“Be still, and know that I am God!” – Psalm 46:10 (NRSV)
Our church feeds people. Every Wednesday night we provide a community meal, better known in the neighborhood as a “soup kitchen.” We get all kinds of folks, and occasionally someone arrives who’s had a bit too much to drink or a particularly difficult day. They get into a fight, and someone calls for me, the pastor, to try to bring about some peace.
Early on, I thought the most effective way to break up such a fight involved strength and force. I’d arrive in the middle of the fight, loud and threatening. It didn’t really work well. Then someone suggested getting quiet in order to be heard. Over time, I’ve learned that when there’s a lot of chaos, even that angriest person is far more apt to respond to quiet confidence. It’s counterintuitive, but lowering my voice often gets their attention. And the struggle to hear what I’m saying often creates enough space to restore a bit of calm to the situation.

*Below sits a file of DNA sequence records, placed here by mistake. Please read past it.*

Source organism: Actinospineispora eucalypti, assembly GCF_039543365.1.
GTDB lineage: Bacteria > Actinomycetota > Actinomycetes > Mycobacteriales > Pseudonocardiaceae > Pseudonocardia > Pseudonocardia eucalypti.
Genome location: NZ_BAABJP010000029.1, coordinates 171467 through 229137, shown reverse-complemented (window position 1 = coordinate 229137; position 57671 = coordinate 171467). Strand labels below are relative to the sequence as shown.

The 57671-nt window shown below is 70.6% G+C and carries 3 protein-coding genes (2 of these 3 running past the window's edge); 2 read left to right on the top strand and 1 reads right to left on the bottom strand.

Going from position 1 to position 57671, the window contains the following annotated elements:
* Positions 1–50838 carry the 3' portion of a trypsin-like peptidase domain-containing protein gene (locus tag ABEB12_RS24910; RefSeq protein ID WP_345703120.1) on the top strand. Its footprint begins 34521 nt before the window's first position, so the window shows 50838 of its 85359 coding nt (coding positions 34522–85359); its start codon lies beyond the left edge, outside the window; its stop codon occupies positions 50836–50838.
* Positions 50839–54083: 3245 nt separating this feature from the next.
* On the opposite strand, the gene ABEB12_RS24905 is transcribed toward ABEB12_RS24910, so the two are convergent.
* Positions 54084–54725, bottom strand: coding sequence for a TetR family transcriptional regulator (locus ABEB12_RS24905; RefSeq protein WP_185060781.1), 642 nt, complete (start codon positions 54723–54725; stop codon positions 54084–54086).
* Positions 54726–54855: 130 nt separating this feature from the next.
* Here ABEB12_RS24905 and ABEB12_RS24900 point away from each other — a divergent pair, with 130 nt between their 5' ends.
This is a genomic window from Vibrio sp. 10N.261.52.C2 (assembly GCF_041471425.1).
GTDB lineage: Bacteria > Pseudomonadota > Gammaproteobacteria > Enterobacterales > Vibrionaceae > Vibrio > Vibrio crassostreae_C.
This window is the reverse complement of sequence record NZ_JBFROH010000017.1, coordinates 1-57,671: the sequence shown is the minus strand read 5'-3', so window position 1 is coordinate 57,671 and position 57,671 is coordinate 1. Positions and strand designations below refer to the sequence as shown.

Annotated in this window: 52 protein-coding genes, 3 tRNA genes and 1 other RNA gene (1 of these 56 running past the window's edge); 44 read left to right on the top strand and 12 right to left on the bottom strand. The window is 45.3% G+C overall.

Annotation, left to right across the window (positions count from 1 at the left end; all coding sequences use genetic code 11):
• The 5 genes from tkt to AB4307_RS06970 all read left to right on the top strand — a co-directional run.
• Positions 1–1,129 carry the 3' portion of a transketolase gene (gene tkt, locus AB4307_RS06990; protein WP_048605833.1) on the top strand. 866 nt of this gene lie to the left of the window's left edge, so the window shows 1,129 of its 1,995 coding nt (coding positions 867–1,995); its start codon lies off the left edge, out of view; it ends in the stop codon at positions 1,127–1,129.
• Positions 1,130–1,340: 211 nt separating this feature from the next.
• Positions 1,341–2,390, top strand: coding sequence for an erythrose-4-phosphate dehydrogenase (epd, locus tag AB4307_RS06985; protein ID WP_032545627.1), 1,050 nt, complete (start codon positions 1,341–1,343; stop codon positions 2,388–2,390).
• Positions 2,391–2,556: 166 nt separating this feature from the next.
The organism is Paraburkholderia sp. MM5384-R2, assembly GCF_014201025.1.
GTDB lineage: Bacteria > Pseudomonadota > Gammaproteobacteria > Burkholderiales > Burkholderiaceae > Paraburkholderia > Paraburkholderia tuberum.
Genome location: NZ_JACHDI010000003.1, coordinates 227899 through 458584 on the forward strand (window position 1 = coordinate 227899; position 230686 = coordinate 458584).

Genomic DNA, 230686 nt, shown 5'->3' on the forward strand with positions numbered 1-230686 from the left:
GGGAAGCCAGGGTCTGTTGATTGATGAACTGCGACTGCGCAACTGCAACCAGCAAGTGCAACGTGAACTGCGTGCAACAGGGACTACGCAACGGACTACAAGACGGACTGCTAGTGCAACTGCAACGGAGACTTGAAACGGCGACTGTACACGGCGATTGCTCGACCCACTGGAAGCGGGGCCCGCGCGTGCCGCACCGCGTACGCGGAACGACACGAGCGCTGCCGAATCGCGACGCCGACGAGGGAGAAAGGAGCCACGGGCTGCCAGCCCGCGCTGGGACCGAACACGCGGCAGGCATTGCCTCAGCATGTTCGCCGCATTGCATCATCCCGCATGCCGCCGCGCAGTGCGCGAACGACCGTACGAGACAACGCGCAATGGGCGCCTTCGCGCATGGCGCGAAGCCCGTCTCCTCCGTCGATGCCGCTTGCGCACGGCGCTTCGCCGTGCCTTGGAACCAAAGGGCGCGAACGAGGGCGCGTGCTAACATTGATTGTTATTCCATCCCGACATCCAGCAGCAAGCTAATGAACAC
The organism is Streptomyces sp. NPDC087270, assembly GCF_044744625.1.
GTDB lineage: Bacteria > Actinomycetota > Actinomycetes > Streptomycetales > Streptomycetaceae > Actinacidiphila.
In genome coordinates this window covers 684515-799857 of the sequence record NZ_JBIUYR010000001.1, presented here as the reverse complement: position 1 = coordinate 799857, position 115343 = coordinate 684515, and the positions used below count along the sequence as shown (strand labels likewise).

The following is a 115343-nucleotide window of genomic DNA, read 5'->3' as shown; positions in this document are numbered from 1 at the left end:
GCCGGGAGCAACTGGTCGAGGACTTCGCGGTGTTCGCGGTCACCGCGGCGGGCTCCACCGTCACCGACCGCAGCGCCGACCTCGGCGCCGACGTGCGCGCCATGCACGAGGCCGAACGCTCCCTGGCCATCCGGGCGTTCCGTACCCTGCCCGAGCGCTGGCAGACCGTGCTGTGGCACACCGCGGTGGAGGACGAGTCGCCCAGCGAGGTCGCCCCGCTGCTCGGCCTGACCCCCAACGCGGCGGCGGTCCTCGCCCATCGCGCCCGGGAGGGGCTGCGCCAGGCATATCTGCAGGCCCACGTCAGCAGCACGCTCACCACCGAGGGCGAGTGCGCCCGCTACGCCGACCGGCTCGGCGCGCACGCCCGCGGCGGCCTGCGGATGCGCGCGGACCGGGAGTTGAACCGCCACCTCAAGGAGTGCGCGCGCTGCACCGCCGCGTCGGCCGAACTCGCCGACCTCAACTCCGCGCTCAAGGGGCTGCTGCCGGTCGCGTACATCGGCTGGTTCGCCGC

Life is full of noise: responsibilities, obligations, and often a television in the background. It can make it hard to listen for God. Perhaps that’s why God seems to speak most often in a still, small voice. It’s a level of volume that might help us to slow down, get quiet, and be still.
Holy One, speak to me in a quiet voice so that I, in turn, must slow down in order to listen.
Ann is co-pastor of the Greenpoint Reformed Church in Brooklyn (UCC/RCA) and Chaplain for the Fire Department of the City of New York.